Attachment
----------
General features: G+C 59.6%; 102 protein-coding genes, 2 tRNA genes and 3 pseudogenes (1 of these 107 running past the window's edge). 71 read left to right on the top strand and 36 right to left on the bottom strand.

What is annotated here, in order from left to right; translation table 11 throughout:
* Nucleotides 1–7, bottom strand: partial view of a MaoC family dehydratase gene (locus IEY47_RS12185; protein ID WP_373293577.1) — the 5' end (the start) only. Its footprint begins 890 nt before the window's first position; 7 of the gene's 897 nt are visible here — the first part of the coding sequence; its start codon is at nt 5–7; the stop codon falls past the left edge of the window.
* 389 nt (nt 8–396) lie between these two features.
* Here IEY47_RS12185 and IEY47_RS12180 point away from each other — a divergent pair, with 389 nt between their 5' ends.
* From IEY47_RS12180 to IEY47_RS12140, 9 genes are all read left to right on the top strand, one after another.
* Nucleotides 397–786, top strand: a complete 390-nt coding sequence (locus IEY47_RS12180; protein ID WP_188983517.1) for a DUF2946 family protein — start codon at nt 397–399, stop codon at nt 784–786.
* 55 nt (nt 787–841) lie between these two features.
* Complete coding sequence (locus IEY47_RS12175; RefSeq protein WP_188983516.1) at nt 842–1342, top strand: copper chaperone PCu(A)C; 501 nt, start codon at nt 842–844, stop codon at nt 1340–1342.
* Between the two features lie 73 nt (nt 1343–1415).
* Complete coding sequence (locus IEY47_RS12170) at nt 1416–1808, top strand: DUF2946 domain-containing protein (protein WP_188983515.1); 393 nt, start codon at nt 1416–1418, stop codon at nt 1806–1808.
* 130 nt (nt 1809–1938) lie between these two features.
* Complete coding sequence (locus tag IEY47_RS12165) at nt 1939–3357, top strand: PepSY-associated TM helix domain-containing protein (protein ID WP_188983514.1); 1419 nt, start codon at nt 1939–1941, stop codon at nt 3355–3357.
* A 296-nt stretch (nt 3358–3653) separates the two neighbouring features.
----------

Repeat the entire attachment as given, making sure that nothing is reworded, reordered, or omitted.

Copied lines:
General features: G+C 59.6%; 102 protein-coding genes, 2 tRNA genes and 3 pseudogenes (1 of these 107 running past the window's edge). 71 read left to right on the top strand and 36 right to left on the bottom strand.

What is annotated here, in order from left to right; translation table 11 throughout:
* Nucleotides 1–7, bottom strand: partial view of a MaoC family dehydratase gene (locus IEY47_RS12185; protein ID WP_373293577.1) — the 5' end (the start) only. Its footprint begins 890 nt before the window's first position; 7 of the gene's 897 nt are visible here — the first part of the coding sequence; its start codon is at nt 5–7; the stop codon falls past the left edge of the window.
* 389 nt (nt 8–396) lie between these two features.
* Here IEY47_RS12185 and IEY47_RS12180 point away from each other — a divergent pair, with 389 nt between their 5' ends.
* From IEY47_RS12180 to IEY47_RS12140, 9 genes are all read left to right on the top strand, one after another.
* Nucleotides 397–786, top strand: a complete 390-nt coding sequence (locus IEY47_RS12180; protein ID WP_188983517.1) for a DUF2946 family protein — start codon at nt 397–399, stop codon at nt 784–786.
* 55 nt (nt 787–841) lie between these two features.
* Complete coding sequence (locus IEY47_RS12175; RefSeq protein WP_188983516.1) at nt 842–1342, top strand: copper chaperone PCu(A)C; 501 nt, start codon at nt 842–844, stop codon at nt 1340–1342.
* Between the two features lie 73 nt (nt 1343–1415).
* Complete coding sequence (locus IEY47_RS12170) at nt 1416–1808, top strand: DUF2946 domain-containing protein (protein WP_188983515.1); 393 nt, start codon at nt 1416–1418, stop codon at nt 1806–1808.
* 130 nt (nt 1809–1938) lie between these two features.
* Complete coding sequence (locus tag IEY47_RS12165) at nt 1939–3357, top strand: PepSY-associated TM helix domain-containing protein (protein ID WP_188983514.1); 1419 nt, start codon at nt 1939–1941, stop codon at nt 3355–3357.
* A 296-nt stretch (nt 3358–3653) separates the two neighbouring features.